The Martins built their business, which now has about 2,000 Dish Network customers, basically by selling the satellite TV service door-to-door.
"We got started at the right time really," Rob said. "We'd go out and do our own installation. She would go inside and work with the customer and I would do the outside work."
"We're so excited about getting that award," Nicole said. "We never dreamed that we could go this far this fast."
The couple, who enjoy the opportunity to work together, still make sales and installation calls door-to-door, and when a customer has a problem they take care of it. They give all new customers their home phone number in case of a problem.
"People can call me at home at 9 o'clock at night, but I only get about one call a week and that's with 2,000 customers," Rob said. "I usually can coach them through it."
The Martins said their philosophy of customer service is based on getting the satellite dishes installed properly in the first place. They said they don't give their contract installers more work to do in a day than they can handle properly.
"It should just work right and if it doesn't, you should be able to get it fixed," Rob said. "That's what we try to provide to our customers."
Most of the complaints, including weather-related problems, about satellite TV service are caused by poor installation, Rob said.
"When we show up at your home, we know what we're doing," he said. "If you don't do it right, you lose service. If you start getting a lot of cancellations, you can't afford to stay in business."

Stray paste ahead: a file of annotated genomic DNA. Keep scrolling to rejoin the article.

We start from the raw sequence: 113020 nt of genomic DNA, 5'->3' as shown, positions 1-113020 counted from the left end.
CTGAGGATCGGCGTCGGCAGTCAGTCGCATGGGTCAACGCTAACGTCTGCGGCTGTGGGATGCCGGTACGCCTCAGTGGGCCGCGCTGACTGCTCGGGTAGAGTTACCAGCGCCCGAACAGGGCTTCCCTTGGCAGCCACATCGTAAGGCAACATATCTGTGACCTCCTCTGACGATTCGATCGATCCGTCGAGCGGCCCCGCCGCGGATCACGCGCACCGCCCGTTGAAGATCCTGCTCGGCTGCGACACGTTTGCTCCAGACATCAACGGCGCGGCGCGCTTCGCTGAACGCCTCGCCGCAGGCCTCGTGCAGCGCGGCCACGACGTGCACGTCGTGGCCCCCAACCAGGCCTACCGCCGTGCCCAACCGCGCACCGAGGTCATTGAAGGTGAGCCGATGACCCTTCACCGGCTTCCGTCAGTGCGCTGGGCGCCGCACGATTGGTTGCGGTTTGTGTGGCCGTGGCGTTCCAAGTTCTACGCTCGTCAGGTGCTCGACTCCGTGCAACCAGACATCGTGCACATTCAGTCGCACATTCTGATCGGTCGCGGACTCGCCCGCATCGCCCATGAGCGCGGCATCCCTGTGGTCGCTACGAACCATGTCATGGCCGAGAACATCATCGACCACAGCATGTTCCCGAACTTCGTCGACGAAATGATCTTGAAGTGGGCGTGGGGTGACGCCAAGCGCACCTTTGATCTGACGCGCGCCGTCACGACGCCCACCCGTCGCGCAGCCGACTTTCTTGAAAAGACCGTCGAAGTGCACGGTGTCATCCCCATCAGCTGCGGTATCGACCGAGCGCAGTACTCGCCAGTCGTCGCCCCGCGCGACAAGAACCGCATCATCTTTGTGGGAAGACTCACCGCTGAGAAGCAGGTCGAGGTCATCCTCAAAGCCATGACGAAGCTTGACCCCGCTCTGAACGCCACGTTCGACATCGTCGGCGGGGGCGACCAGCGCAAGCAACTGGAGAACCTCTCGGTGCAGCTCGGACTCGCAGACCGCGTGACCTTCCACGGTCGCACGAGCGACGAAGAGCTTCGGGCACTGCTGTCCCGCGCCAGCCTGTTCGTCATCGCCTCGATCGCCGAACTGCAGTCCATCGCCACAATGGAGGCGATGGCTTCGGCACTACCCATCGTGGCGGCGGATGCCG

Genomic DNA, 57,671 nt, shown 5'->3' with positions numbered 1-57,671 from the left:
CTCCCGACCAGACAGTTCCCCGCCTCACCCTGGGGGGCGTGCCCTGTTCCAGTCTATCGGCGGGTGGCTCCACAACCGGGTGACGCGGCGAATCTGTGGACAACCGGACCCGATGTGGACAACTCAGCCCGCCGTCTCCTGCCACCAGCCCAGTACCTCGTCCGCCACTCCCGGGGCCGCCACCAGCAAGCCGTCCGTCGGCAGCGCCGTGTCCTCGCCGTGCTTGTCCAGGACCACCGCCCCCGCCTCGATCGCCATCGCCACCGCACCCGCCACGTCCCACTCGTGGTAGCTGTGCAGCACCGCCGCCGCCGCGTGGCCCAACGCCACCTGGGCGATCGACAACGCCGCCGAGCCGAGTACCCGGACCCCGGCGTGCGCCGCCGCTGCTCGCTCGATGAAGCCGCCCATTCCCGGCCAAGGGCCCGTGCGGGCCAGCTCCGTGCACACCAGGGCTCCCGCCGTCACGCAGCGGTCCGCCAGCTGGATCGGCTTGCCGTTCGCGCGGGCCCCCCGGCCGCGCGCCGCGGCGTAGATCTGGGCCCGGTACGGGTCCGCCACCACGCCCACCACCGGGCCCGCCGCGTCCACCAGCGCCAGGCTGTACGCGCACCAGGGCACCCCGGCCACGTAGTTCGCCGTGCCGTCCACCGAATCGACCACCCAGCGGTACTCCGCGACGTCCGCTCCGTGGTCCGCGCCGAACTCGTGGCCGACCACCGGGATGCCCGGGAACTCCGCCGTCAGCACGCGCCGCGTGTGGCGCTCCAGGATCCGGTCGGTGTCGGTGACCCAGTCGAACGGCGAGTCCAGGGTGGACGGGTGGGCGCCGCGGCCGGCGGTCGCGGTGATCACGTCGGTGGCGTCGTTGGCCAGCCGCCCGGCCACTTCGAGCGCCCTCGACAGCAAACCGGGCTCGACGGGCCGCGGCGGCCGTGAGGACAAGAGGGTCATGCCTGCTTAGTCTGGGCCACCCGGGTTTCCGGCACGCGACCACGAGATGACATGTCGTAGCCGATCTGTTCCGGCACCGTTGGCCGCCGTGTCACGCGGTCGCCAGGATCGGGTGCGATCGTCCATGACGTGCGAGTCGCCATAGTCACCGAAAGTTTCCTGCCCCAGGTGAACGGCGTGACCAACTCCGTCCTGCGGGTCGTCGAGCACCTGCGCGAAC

If the dish is properly grounded and tuned, it will get a stronger signal and will perform better under nearly all weather conditions, he said. A dish that's properly installed should only lose service in a torrential downpour, the Martins said.
Another part of their customer service philosophy is follow-up. Each new customer is called once a month for the first 12 months of service. "Most people have questions but won't sit down and look up a number to call," Rob said. "We make sure everything is working."
Both the Martins and Carter of CVS Systems praised general manager Jeanette Baker for her efforts in making those follow-up calls and keeping Satellite Express on an even keel. A professor at Danville School of Nursing for 30 years, Baker came out of retirement in January to work with the Martins. "Jeanette really has things under control," Carter said.
Winning the customer service award "has taken commitment and dedication from all of us at Satellite Express and Dish Network," Nicole said. "We'd like to thank all of our customers who didn't shut the door and the ones that picked up the phone to call Satellite Express.
"But we owe a special thanks to Jeanette. She is not only the firecracker but the fireworks."
Nicole also praised Rob's grandmother, Irene Martin, who recently retired from a local optometrist's office and helps out at Satellite Express as well as helping take care of the Martins' 6-year-old daughter.